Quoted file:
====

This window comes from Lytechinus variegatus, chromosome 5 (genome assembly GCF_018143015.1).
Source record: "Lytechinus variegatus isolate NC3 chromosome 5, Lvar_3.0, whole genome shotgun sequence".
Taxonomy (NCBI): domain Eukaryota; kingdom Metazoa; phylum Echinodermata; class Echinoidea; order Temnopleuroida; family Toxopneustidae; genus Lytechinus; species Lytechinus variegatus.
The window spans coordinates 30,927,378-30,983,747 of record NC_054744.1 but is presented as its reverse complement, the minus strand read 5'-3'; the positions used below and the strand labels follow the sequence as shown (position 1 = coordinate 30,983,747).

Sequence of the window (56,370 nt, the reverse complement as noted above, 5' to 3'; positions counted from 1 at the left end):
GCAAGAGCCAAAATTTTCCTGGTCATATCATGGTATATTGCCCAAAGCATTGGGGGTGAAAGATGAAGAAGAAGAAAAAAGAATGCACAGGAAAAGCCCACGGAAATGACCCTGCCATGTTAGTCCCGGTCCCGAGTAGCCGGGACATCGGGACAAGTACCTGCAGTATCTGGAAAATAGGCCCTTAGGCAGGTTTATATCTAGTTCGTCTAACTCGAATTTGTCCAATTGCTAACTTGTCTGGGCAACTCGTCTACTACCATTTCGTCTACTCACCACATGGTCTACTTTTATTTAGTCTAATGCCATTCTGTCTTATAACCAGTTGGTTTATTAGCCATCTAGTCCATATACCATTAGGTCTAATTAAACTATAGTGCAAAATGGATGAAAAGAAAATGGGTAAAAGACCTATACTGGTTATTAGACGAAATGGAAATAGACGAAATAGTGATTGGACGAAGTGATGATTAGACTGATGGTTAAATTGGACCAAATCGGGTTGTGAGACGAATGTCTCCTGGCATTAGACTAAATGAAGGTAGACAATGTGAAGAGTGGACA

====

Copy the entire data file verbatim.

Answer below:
This window comes from Lytechinus variegatus, chromosome 5 (genome assembly GCF_018143015.1).
Source record: "Lytechinus variegatus isolate NC3 chromosome 5, Lvar_3.0, whole genome shotgun sequence".
Taxonomy (NCBI): domain Eukaryota; kingdom Metazoa; phylum Echinodermata; class Echinoidea; order Temnopleuroida; family Toxopneustidae; genus Lytechinus; species Lytechinus variegatus.
The window spans coordinates 30,927,378-30,983,747 of record NC_054744.1 but is presented as its reverse complement, the minus strand read 5'-3'; the positions used below and the strand labels follow the sequence as shown (position 1 = coordinate 30,983,747).

Sequence of the window (56,370 nt, the reverse complement as noted above, 5' to 3'; positions counted from 1 at the left end):
GCAAGAGCCAAAATTTTCCTGGTCATATCATGGTATATTGCCCAAAGCATTGGGGGTGAAAGATGAAGAAGAAGAAAAAAGAATGCACAGGAAAAGCCCACGGAAATGACCCTGCCATGTTAGTCCCGGTCCCGAGTAGCCGGGACATCGGGACAAGTACCTGCAGTATCTGGAAAATAGGCCCTTAGGCAGGTTTATATCTAGTTCGTCTAACTCGAATTTGTCCAATTGCTAACTTGTCTGGGCAACTCGTCTACTACCATTTCGTCTACTCACCACATGGTCTACTTTTATTTAGTCTAATGCCATTCTGTCTTATAACCAGTTGGTTTATTAGCCATCTAGTCCATATACCATTAGGTCTAATTAAACTATAGTGCAAAATGGATGAAAAGAAAATGGGTAAAAGACCTATACTGGTTATTAGACGAAATGGAAATAGACGAAATAGTGATTGGACGAAGTGATGATTAGACTGATGGTTAAATTGGACCAAATCGGGTTGTGAGACGAATGTCTCCTGGCATTAGACTAAATGAAGGTAGACAATGTGAAGAGTGGACA